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Baroness Blatch moved, as an amendment to Amendment No. 197C, Amendment No. 197D:

Line 16, at end insert--
("(1A) After section 3(2) of that Act there shall be inserted--
"(2A) Regulations under this section shall in particular secure that a pupil receiving primary education and provided with an assisted place shall continue to hold that place to the end of the period during which he receives secondary education at the same school."."

The noble Baroness said: My Lords, the rather thin reason given for my amendment being technically flawed in fact applies to the government amendments. They were inconsistent with the Act as it was. That is why the amendment is tabled: in order to open the Act and to amend it. That is precisely what my amendment seeks to do.

The issue that precipitated this U-turn was a case where the DfEE, in its wisdom--it was wise to do so--dropped its opposition to a court case because it knew it was heading for defeat. The claim is that fresh evidence came to light. My understanding of the case is that all that was known about the young man was known by the department. It would be helpful to know precisely what the fresh evidence was and the criteria that the Secretary for State will now apply in respect of the amendments as set out in the Marshalled List, and which will eventually find their place into the assisted places Bill.

The boy was told that he could keep his assisted place and stay in the system. Depending on the Secretary of State's largesse, that would allow children to move from one school to another. My amendment is more modest than that; namely, that young people are given an understanding that they could receive an assisted place in one school and go right the way through that school. The meanness of the Government in applying their policy knows no depth. I also believe that they will find themselves in court again because there are some very interesting cases. It is interesting to go back through all the correspondence.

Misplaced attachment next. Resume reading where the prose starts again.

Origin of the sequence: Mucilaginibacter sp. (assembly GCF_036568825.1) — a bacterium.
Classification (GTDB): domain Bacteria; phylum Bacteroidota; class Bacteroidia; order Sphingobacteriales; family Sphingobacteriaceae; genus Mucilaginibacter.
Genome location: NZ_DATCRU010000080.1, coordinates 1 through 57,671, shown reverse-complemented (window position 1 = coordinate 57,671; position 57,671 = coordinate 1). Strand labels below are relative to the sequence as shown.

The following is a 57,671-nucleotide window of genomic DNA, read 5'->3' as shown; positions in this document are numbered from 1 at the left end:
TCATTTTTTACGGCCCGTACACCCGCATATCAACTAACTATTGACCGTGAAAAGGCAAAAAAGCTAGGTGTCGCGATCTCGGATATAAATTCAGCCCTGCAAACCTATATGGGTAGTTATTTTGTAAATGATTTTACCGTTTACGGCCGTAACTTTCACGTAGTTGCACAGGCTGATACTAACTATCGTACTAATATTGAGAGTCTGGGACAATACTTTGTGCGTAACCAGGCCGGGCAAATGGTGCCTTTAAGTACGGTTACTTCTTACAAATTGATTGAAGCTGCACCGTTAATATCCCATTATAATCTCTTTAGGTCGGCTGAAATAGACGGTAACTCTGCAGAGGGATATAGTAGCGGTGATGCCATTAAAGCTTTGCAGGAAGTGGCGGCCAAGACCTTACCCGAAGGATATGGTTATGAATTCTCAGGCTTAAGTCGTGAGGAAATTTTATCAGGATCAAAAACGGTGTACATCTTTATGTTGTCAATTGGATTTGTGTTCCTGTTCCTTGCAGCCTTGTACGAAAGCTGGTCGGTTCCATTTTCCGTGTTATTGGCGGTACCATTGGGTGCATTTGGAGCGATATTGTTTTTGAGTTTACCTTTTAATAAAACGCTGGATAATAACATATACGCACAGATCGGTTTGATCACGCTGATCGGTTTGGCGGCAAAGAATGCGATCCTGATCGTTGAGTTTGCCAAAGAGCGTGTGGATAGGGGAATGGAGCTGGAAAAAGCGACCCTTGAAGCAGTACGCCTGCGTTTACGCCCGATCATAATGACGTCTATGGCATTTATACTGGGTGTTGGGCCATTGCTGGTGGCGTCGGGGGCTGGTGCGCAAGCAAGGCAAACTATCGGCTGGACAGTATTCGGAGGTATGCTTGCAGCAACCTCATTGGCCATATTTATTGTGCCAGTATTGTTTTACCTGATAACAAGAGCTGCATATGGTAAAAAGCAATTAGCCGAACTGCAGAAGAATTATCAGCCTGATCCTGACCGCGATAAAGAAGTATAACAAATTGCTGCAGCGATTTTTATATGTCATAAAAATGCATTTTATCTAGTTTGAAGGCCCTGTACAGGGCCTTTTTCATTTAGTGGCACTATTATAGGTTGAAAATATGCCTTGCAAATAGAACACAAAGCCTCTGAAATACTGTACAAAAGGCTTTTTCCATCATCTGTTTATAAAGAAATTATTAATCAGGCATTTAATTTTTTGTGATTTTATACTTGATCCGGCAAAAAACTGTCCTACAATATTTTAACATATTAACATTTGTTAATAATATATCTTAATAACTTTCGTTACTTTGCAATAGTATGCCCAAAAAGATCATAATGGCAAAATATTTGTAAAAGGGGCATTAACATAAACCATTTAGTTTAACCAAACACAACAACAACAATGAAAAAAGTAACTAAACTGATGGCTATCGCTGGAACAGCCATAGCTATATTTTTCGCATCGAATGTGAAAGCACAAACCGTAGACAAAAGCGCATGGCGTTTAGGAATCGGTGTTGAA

There is one letter on file which has to be placed on the record of this House because it encapsulates the bones of my case. The letter is from Mrs. Karen Cutler to Ms. Flashman. It contained within it a letter which Ms. Flashman was asked to convey to Mr. Blunkett. It reads as follows:

    Graham Brady MP raised the issue of an article in 'The Times' that day concerning Junior level Assisted Places, bringing attention to a promise made to a Harriet Tillson from Mr. Blair. The letter of 1 Nov. 1996 was in response to a query concerning her daughters' assisted places. They were at the time aged 7 and 11. In the letter Mr Blair states 'We do not wish to disrupt the education of individual children and any children already on the scheme will continue to receive support until the end of their education.'

7 Jul 1998 : Column 1212

    Your reply was as follows and I quote, 'Not only will I ensure that people understand the importance of being able to follow promises but that they can read as well so that they can actually get the promises right. The promise we made we are fulfilling and I should remind the Hon Gentleman that, of course, at the point he is referring to the previous Government's scheme to extend assisted places to primary education had not actually taken place.'